This is a tough gritty film helped by the use of hand held camera’s, hard to watch at times and you feel as if you have served a sentence of your own by the end of it but highly recommend all the same. The young Danish actor, who plays "R" Pilou Asbaek, gives a performance you will not forget. The Village Voice described R as "claustrophobic and rank with testosterone and gym-sweat, a smothering lesson in prison-yard pecking order."

Monday 21st June 2010.

Retrospective: After the Wave.


· Director Mike Hodges

· Country UK

· Year 1972

· 95 mins


• Michael Caine as Mickey King

• Mickey Rooney as Preston Gilbert

• Lionel Stander as Ben Dinuccio

• Lizabeth Scott as Princess Betty Cippola

• Nadia Cassini as Liz Adams

• Dennis Price as Mysterious Englishman

• Al Lettieri as Miller

• Leopoldo Trieste as Marcovic

• Amerigo Tot as Partisan

• Robert Sacchi as Jim Norman

Mickey King’s is a low-rent pulp fiction writer who has been commissioned by Ben Dinuccio to ghost-write the memoirs of ex-movie star Preston Gilbert known for playing gangsters and notorious for hanging out with real-life mobsters off the set. Now dying of cancer, Gilbert wants King to jot down his life story before he dies, what initially should have been a simple and lucrative task turns into a very dangerous assignment when the body count begins to mount up.

On Monday afternoon the large Film House audience where privileged to be in the company of the fit looking 78 year-old film director Mike Hodges who not only introduced this lost classic of British cinema but also did a Q and A session once it was over. A year after making Get Carter Hodges was reunited with Michael Caine and producer Michael Klinger and travelled to Malta to make this deliciously funny comedy set in Italy. Mafia interference stopped the film actually being shot on Italian locations! Hodges informed the attentive gathering that the movie reflected the dubious Italian Fascist politics of the time and was based on a real life scandal in Rome when a young girl was found dead on a beach. He had to fight United Artists objection to Rooney appearing but the star arrived on set word perfect and requiring very little direction. Although Caine did not like Malta he was not a problem to work with.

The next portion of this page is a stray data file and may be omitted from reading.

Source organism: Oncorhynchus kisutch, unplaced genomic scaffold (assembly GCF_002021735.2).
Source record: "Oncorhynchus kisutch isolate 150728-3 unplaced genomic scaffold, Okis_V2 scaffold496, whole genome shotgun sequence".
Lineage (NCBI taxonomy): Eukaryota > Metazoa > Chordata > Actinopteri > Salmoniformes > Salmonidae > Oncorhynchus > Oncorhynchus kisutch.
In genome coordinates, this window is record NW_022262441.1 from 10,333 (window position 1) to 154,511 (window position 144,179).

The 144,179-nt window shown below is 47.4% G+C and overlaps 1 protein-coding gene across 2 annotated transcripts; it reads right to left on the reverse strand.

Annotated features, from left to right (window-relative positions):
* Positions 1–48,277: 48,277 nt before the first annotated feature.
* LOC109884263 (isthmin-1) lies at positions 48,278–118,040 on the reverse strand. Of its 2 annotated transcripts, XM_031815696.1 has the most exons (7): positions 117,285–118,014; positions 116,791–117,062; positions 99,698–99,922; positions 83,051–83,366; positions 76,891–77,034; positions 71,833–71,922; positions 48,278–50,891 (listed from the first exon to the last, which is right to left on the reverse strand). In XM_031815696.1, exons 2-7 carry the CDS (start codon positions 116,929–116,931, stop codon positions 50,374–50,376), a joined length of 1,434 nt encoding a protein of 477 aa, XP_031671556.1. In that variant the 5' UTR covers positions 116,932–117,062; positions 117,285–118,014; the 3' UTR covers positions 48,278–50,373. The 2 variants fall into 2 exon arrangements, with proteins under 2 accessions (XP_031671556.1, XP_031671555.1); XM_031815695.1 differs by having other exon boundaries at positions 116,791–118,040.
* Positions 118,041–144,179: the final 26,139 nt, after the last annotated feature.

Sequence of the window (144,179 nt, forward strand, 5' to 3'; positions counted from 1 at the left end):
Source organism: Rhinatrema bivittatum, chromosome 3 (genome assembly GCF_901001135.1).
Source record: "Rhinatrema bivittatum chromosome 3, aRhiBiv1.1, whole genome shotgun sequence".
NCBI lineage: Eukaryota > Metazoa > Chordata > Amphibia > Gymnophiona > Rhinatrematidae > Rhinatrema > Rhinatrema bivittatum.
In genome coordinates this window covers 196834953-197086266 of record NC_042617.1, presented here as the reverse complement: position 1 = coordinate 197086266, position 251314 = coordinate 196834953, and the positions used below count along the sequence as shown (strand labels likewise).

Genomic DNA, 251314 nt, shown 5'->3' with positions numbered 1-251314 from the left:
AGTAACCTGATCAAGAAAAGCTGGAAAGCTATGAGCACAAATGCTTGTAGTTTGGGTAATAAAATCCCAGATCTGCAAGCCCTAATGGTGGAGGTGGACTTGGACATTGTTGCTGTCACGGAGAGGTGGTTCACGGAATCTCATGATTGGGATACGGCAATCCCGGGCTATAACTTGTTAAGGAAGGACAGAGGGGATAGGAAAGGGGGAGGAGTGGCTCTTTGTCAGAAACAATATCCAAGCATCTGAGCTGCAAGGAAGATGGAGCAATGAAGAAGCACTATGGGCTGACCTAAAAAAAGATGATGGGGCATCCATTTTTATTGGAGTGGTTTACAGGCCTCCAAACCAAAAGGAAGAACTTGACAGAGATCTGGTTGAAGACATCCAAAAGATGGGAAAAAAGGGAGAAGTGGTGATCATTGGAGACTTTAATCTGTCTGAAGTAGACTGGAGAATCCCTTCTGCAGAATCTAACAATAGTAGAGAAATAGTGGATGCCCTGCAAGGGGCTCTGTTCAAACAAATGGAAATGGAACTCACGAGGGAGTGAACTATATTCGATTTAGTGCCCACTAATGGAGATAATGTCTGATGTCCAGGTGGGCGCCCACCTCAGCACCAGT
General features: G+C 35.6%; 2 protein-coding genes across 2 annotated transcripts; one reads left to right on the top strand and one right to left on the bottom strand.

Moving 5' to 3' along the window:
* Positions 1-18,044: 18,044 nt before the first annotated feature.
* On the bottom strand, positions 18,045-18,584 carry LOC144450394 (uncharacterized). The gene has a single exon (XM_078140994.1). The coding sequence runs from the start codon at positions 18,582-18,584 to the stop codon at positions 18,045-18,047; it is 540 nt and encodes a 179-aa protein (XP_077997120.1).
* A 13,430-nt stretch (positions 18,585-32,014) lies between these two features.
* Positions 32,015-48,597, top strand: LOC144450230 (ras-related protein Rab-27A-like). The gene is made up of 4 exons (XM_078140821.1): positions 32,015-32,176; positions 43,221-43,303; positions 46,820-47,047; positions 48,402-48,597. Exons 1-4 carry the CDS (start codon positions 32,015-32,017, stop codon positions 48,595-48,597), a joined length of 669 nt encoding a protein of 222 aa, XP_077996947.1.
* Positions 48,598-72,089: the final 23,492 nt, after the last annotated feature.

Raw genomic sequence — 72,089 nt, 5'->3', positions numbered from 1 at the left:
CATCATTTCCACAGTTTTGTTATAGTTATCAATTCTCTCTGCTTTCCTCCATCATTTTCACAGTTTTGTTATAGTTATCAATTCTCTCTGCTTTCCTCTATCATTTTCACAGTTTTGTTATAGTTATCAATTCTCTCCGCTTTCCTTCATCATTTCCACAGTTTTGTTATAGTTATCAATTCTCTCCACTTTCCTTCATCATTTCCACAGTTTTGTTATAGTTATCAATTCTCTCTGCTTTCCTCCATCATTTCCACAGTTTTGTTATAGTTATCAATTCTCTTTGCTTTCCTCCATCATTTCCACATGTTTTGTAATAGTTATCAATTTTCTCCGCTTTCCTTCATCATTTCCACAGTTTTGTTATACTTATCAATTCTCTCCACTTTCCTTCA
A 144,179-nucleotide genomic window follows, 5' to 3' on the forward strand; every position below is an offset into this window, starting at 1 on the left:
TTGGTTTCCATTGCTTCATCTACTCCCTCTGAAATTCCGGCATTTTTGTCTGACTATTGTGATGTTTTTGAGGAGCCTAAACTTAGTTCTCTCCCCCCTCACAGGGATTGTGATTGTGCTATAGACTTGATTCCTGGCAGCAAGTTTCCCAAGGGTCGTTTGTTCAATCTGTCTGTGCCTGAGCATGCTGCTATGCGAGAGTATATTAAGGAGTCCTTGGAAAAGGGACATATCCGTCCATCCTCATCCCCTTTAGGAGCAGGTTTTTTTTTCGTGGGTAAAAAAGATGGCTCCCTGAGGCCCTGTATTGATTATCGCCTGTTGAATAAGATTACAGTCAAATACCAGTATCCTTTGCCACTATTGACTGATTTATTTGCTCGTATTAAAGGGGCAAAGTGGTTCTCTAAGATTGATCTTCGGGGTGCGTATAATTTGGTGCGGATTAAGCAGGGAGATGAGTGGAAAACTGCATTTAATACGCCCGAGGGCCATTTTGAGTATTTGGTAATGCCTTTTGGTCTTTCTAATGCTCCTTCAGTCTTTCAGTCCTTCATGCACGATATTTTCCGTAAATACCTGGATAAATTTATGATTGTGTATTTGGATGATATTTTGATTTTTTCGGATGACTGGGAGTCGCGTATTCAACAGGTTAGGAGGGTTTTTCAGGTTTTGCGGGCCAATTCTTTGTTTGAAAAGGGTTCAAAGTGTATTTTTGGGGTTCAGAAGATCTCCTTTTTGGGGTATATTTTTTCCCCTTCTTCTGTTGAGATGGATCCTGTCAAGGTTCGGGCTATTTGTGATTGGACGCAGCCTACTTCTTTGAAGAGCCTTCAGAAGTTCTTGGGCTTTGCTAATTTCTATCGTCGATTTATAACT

Mickey Rooney gives a glorious over the top performance and Michael Caine, served well by Hodges’s brilliantly funny script, is the master of one-liners with his spoken narrative being a highlight of the movie. Watch the film for some great movie in jokes including the Humphrey Bogart and Peter Lorrie sound and look a likes and the appearance of the Maltese Falcon. Great soundtrack by legendary Beatles producer George Martin. The film also features the final screen appearance of Lizabeth Scott.

 Mike Hodges Director introducing Pulp and with the awe stuck author.


Gala European Premiere

The Runaways

· Director Floria Sigismondi

· Country USA

· Year 2010

· 107 mins


• Dakota Fanning as Cherie Currie

• Kristen Stewart as Joan Jett

• Stella Maeve as Sandy West

• Scout Taylor-Compton as Lita Ford

• Michael Shannon as Kim Fowley